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Topic: Stepping through a sketch (Read 1 time) previous topic - next topic

alfiesty

Is there a way to single step through your code as the program executes in the Arduino? I am trying to understand how to use the Sparkfun expander board by running the code at http;//code.google.com/p/I2c-dio-pcf8575c/. I can not find any simpler examples that do both input and output. It would be easier to figure out by single stepping and watching variables. I'm new to c++ and still struggling to understand it all.  I need 5 digital inputs and 13 digital outputs for my application so the expander is ideal. At least one word needs to combine inputs and outputs to get to that number. Is this possible? Otherwise I'll do 8 outputs with the expander and the rest directly on the Duemilanove. I just wanted my project to be cleaner by having all connections to same place.

Jim
8000ft above the average

egdinger

No there is no way to step through the code on your Arduino in the Arduino environment.

You can use the analog pins as digital I/O on the Arduino though, which gives you a total of 20 digital I/O pins, 18 if you want to use serial. So you should even need an expander board for this project.

AWOL

The alternative to stepping is sprinkling your code with debug prints.
Don't go overboard, though, or you'll run out of RAM. (there are ways around this, though, involving PROGMEM)
"Pete, it's a fool looks for logic in the chambers of the human heart." Ulysses Everett McGill.
Do not send technical questions via personal messaging - they will be ignored.

alfiesty

I was hoping to use the serial pins for a future add -on, the is why the expander seemed so useful. Actually the best solution would be a simpler example of how to use the expander, but that might be too much to hope for.
Jim
8000ft above the average

robtillaart

Quote
The alternative to stepping is sprinkling your code with debug prints.
Don't go overboard, though, or you'll run out of RAM. (there are ways around this, though, involving PROGMEM)


Besides debug statements you might use a step() function to hold the program, furthermore consider to dump the vars under scrutiny in the step() function .  (works for global vars only I know)

Code: [Select]

void setup()
{
  Serial.begin(115200);
  // ...
}

void loop()
{
  // some code
  step(1); 
  // some code
  step(2);
  // some code
  step(3);
// etc
}

void step(int place)
{
  // dump vars here
  Serial.print ("debug: "); Serial.println (place, DEC);
  // dump relevant vars
  while (Serial.Available() == 0);
  Serial.Read();
}

Instead of Serial.Available() an digitalRead() could be used to hold the code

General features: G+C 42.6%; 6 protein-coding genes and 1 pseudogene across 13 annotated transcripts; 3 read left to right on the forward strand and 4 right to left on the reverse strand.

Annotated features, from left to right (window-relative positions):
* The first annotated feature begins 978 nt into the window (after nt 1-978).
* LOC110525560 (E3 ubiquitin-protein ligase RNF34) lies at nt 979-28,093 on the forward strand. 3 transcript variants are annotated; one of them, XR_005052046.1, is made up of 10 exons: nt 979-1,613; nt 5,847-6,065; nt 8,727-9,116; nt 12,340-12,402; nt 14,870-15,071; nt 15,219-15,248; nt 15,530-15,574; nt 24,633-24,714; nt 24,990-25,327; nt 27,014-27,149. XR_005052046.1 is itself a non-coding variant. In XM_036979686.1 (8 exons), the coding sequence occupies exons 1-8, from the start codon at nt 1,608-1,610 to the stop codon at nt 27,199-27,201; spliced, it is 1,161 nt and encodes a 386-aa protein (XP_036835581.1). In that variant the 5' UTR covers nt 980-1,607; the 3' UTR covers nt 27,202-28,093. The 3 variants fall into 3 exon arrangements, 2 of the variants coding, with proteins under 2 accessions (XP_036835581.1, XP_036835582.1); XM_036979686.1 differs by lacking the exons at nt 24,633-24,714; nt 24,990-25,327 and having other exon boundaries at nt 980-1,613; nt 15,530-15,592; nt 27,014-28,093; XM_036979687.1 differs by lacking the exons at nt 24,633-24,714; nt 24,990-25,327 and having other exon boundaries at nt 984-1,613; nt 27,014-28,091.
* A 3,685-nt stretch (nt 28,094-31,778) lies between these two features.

Rob Tillaart

Nederlandse sectie - http://arduino.cc/forum/index.php/board,77.0.html -
(Please do not PM for private consultancy)

egdinger

I made a typo earlier, you shouldn't need the expander for this project, even if you want to use serial.
If you want to use this project to get to know the expander, that's another situation, though the expander only has 16 I/O pins, and by your description you need 18.

I can't get your google code link to work, so I can't help you with that code. I looked at the sparkfun page (this is the one that uses the 8575 chip correct?), their examples are pretty close to worthless though. Have you looked at the chips data sheet yet? If not this would be a good place to start, give us a link and we can take a look at it also.

Just a question, what do mean by "At least one word needs to combine inputs and outputs to get to that number."

WanaGo

@egdinger
I think he means that he needs to make 1 of the ports on the expander do both input and output.

From his comment above "I need 5 digital inputs and 13 digital outputs ". Each port on the expander has 8 IO, so he needs to configure 1 of the ports to have 5 inputs and 3 outputs, and the other port to be entirely outputs. That said, he is still 2 outputs short, as 13 + 5 != 16.

That is my take on it anyway. I have used the Microchip range of IO expanders and they work great, I havent used the ones mentioned. the MCP23017 and MCP23S17 (I2c and SPI versions).

James


Besides debug statements you might use a step() function to hold the program, furthermore consider to dump the vars under scrutiny in the step() function .  (works for global vars only I know)


Yep, I second this.  Sometimes I do a hardware version, where I wait for a button press in the 'step()' and use status LED's or an LCD readout to tell me what I'm looking for.

Also...  MCP23018 is awesome.  Highly recommend it.

alfiesty

My bad, I need 11 output and 5 inputs, which is 16 total. Sorry "old age strikes again". Yes, I need to mix I and O in one byte to get the required ports.

Jim
8000ft above the average

WanaGo


Also...  MCP23018 is awesome.  Highly recommend it.


Oooo havent seen the 23018 before...
Oh its capable of a higher bus speed, is that the only difference? Arduino cant do that anyway.
And they are cheap (both 23017 and 23018). <$2US a chip.

Looks like it.  I don't mean to say the MCP23017 is NOT awesome.  018 is the only one I have experience with.

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